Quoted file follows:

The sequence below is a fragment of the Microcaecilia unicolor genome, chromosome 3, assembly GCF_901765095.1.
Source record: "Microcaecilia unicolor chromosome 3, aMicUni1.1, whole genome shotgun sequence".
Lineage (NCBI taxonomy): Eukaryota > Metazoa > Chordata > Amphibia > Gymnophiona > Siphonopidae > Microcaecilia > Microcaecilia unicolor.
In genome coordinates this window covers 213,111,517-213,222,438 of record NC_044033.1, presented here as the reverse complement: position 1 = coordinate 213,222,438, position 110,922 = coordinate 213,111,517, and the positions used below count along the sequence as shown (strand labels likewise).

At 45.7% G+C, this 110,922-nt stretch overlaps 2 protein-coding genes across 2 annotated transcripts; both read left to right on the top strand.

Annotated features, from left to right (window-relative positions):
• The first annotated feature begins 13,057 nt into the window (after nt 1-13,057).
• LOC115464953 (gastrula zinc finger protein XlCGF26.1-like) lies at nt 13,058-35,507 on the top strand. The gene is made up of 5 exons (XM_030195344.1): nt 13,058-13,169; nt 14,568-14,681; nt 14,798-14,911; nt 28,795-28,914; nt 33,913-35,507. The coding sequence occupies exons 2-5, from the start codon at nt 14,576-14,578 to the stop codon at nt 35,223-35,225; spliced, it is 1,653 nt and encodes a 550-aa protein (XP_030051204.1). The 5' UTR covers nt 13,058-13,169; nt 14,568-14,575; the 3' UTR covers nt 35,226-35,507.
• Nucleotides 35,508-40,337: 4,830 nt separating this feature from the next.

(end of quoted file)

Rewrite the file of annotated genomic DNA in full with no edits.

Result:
The sequence below is a fragment of the Microcaecilia unicolor genome, chromosome 3, assembly GCF_901765095.1.
Source record: "Microcaecilia unicolor chromosome 3, aMicUni1.1, whole genome shotgun sequence".
Lineage (NCBI taxonomy): Eukaryota > Metazoa > Chordata > Amphibia > Gymnophiona > Siphonopidae > Microcaecilia > Microcaecilia unicolor.
In genome coordinates this window covers 213,111,517-213,222,438 of record NC_044033.1, presented here as the reverse complement: position 1 = coordinate 213,222,438, position 110,922 = coordinate 213,111,517, and the positions used below count along the sequence as shown (strand labels likewise).

At 45.7% G+C, this 110,922-nt stretch overlaps 2 protein-coding genes across 2 annotated transcripts; both read left to right on the top strand.

Annotated features, from left to right (window-relative positions):
• The first annotated feature begins 13,057 nt into the window (after nt 1-13,057).
• LOC115464953 (gastrula zinc finger protein XlCGF26.1-like) lies at nt 13,058-35,507 on the top strand. The gene is made up of 5 exons (XM_030195344.1): nt 13,058-13,169; nt 14,568-14,681; nt 14,798-14,911; nt 28,795-28,914; nt 33,913-35,507. The coding sequence occupies exons 2-5, from the start codon at nt 14,576-14,578 to the stop codon at nt 35,223-35,225; spliced, it is 1,653 nt and encodes a 550-aa protein (XP_030051204.1). The 5' UTR covers nt 13,058-13,169; nt 14,568-14,575; the 3' UTR covers nt 35,226-35,507.
• Nucleotides 35,508-40,337: 4,830 nt separating this feature from the next.